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Gerald Hannah
  • 76, Male
  • Millington
  • United States
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Gerald Hannah's Friends

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  • John (Blue Eagle) Maddalena
  • George Marshall
  • Tim Gulliford

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A Place Called Vietnam

Started this discussion. Last reply by Ken Folmsbee Jul 6, 2017. 34 Replies


Gerald Hannah's Page

Profile Information

Where were you or your family stationed?
NTC San Diego, Ca., USS Orleck DD-886, USS Twining DD-540, CBC Port Hueneme, Ca., Naval Station Guam, Treasure Island, Ca. USS Whipple FF-1062, NAS Memphis at Millington, Tn. (now Naval Support Activity Mid-South)
Veteran of Foreign War
The Cold War, Vietnam
Current Status with the US Navy
Start date of your service
December 27, 1965
End date of your service
July 31, 1985

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Gerald Hannah's Blog


Posted on November 5, 2008 at 1:59pm 2 Comments

Subject: Friends

Definitely rings a bell! Sounds like something I have said over and over.

When a Veteran leaves the 'job' and retires to a better life, many are jealous, some are pleased, and others, who may have already retired,

wonder if he knows what he is leaving behind, because we already know.

1. We know, for example, that after a lifetime of camaraderie that few

experience, it will remain as a longing for those past times.

2. We know in… Continue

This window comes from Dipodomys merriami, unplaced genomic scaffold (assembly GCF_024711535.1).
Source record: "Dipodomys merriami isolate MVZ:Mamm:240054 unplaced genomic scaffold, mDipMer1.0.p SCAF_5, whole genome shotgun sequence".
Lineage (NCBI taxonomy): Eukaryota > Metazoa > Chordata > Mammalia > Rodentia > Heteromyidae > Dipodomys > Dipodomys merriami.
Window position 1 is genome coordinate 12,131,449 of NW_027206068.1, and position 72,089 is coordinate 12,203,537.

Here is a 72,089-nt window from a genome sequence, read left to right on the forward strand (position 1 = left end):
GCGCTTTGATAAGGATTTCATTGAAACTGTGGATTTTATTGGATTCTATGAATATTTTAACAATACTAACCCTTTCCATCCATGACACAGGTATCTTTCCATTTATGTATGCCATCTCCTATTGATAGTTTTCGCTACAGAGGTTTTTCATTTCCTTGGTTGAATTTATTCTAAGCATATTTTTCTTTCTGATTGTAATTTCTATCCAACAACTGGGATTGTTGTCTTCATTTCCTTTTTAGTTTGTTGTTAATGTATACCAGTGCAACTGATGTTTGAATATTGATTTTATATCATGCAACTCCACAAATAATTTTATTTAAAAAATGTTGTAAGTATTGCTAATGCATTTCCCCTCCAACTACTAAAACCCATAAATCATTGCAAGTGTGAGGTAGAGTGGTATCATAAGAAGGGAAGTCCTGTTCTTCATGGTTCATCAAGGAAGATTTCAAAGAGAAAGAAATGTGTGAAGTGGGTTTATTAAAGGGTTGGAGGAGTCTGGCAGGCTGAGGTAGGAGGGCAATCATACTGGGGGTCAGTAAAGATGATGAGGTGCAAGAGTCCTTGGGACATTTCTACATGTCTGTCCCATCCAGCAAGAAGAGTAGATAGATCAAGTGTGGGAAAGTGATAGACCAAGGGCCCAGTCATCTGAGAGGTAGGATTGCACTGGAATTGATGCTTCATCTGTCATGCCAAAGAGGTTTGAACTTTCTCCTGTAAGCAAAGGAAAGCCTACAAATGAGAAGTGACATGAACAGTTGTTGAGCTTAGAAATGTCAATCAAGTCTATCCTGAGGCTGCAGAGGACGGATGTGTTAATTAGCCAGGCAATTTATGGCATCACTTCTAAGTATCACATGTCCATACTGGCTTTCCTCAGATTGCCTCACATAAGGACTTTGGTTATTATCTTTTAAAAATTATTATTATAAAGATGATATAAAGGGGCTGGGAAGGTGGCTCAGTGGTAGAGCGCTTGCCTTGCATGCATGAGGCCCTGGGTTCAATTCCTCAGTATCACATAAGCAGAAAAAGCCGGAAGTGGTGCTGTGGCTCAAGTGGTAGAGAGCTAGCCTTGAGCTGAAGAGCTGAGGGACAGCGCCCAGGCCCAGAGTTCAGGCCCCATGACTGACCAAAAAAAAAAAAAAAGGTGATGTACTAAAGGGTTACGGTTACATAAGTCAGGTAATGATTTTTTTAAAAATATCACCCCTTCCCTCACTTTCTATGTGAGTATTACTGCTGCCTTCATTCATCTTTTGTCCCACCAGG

Beirut, Lebanon OCTOBER 23, 1983 - U.S. MARINE CORPS BARRACKS

Posted on October 24, 2008 at 7:05pm 1 Comment

Beirut, Lebanon


Rest In Peace Heroes









HM1… Continue

Happy 4th. of July

Posted on June 13, 2008 at 5:21pm 6 Comments



We must never forget who gets the credit for the freedoms we have, of which we should be eternally grateful. I watched the flag pass by one day, it fluttered in the breeze. A young Sailor Saluted it, and then he stood at ease. I looked at him in uniform so young, so tall, so proud,

with hair cut square, and… Continue

The ship was laid down on November 28, 1944 by the Consolidated Steel Corporation of Texas. She was named ORLECK on January 11, 1945 and was launched on the 12th of May, 1945, and then commissioned o…

Posted on January 16, 2008 at 1:16am 1 Comment

The ship was laid down on November 28, 1944 by the Consolidated Steel Corporation of Texas. She was named ORLECK on January 11, 1945 and was launched on the 12th of May, 1945, and then commissioned on September 15, 1945.

Ship's Characteristics:


Gearing Class, Long Hull


390 feet, 6…


The Blue Angels

Posted on November 30, 1999 at 12:00pm 2 Comments

Great photos of the Blue Angels, but check out the other items of interest at the bottom of the last picture. Click on the link below for some real good shots by an amateur photographer known as the Z-man.